Antipsychotic Medications Show Little Benefit for Individuals with Alzheimer's Disease
Caregivers of individuals with Alzheimer's Disease (AD) should be cautious when doctors suggest using antipsychotic drugs (medications typically used to treat schizophrenia and other psychotic disorders) to treat difficult behaviors that are frequently symptoms of the illness.
These medications are often prescribed to treat agitation, aggression, and psychosis (paranoia; delusions or false fixed beliefs; and hallucinations, or sensing things that are not truly there), particularly when the person with AD lives in an facility (such as a nursing home). Several recent studies suggest that antipsychotic drugs provide limited or no cognitive or behavioral benefits for these individuals.
Worse, these medications pose a significant risk of creating negative side effects such as an increased risk of stroke, drowsiness/sedation, swelling, chest infections, and movement problems similar to Parkinson's disease (e.g., shuffling gait, tremors or uncontrollable shaking, and balance problems). Prolonged use of antipsychotic medications to treat AD may also lead to a worsening of cognitive decline and impaired communication ability.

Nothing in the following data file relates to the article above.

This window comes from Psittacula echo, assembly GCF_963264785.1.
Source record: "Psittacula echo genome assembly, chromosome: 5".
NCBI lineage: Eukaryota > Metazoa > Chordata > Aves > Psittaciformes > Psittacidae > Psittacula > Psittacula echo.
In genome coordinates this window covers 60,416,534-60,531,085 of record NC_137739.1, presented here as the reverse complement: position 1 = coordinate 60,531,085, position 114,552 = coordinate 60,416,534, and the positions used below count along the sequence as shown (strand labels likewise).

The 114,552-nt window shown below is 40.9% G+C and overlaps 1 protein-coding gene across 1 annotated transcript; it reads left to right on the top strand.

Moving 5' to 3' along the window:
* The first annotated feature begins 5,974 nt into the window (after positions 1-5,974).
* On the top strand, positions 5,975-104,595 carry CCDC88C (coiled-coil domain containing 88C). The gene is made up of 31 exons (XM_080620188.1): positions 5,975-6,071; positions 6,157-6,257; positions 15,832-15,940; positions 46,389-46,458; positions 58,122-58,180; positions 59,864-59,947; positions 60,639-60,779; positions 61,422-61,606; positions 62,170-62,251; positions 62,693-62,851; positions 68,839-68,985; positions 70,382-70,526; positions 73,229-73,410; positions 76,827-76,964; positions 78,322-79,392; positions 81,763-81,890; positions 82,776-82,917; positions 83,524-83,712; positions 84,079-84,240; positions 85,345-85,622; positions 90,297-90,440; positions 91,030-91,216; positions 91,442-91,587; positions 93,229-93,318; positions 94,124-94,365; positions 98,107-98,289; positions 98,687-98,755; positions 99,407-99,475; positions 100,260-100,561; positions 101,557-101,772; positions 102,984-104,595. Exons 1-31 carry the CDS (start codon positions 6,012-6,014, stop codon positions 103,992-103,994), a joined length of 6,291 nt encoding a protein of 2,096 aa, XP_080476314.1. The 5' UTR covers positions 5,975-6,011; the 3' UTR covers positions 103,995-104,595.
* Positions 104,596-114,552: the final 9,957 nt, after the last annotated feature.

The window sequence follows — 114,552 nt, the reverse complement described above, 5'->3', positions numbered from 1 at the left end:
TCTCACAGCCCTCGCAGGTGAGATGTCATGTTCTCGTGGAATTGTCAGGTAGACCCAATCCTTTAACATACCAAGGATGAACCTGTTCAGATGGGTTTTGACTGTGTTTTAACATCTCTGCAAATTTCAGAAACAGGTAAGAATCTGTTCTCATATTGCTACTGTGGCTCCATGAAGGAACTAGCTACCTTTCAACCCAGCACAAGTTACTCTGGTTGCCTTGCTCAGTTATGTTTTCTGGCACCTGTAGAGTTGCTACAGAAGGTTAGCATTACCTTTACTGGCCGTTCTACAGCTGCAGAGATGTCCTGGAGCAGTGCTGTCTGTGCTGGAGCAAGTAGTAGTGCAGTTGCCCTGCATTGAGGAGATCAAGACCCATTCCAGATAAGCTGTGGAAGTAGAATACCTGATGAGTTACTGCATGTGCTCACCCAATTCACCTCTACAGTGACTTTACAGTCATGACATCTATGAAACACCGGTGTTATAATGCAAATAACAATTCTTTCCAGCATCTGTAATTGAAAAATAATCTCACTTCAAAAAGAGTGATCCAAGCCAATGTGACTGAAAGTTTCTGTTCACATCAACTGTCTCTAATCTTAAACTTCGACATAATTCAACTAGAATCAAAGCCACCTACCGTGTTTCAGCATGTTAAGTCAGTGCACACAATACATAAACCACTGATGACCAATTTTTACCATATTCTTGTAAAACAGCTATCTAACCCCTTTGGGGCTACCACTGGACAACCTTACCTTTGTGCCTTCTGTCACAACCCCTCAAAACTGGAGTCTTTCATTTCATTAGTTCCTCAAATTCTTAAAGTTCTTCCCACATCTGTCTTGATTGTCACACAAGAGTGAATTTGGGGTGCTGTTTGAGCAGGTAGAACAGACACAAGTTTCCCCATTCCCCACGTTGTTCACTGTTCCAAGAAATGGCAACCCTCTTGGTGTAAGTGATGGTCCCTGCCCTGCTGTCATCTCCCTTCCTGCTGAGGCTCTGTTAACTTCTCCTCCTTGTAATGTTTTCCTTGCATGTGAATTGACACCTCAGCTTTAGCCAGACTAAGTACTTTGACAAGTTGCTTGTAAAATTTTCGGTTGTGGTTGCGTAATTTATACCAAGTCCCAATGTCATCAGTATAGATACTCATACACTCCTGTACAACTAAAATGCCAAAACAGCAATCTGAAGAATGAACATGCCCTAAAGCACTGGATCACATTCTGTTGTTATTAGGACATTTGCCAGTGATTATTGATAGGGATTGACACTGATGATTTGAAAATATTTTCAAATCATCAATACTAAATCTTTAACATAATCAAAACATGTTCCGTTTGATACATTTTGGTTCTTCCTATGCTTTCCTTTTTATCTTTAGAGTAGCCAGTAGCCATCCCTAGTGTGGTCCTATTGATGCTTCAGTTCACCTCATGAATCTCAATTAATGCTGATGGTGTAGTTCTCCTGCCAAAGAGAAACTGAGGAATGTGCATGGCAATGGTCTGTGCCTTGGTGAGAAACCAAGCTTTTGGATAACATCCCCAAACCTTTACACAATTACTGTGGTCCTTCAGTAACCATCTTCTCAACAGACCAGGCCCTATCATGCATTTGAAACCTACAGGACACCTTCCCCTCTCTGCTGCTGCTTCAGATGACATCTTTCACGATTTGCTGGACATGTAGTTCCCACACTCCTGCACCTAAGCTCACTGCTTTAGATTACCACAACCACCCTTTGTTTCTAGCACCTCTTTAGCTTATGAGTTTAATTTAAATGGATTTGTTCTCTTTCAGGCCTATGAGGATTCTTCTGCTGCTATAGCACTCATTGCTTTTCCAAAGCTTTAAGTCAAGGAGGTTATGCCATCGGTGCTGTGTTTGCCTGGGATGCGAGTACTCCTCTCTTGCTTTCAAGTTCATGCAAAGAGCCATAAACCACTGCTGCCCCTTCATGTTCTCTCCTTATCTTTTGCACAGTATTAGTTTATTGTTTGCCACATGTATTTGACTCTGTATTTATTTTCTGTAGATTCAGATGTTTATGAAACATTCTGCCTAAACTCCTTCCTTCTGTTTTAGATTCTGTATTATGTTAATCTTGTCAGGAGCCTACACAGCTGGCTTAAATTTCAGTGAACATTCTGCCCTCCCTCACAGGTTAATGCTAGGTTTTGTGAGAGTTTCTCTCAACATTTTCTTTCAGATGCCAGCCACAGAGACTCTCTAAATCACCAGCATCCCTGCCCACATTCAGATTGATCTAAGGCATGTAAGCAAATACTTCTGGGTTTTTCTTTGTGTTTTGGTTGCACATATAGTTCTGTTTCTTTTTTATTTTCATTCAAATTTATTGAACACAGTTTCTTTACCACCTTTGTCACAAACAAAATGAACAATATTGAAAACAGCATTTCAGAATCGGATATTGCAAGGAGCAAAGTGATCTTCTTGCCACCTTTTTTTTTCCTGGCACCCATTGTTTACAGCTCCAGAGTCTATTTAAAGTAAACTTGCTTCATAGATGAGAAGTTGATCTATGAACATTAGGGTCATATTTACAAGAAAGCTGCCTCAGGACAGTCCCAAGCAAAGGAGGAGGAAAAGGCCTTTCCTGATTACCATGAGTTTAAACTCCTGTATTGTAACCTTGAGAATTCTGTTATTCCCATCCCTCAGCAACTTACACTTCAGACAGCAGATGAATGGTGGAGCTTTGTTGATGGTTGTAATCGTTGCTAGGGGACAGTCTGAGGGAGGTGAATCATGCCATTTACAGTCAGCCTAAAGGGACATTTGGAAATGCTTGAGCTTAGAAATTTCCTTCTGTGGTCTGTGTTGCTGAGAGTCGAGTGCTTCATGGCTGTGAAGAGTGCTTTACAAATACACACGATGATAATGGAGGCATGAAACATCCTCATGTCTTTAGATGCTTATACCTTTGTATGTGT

Caregivers seeking better treatment options to manage difficult behavior should consult with a geriatric mental health care professional who has expertise in designing behavior management plans. These plans focus on manipulating a person's environment (by examining the triggers and consequences of behavior) to decrease problematic behaviors while focusing on maximizing skills that are still left. For more information about Alzheimer's Disease and using behavior management techniques to cope with problematic behaviors, please visit our newly updated topic center on Alzheimer's Disease and other Cognitive Disorders.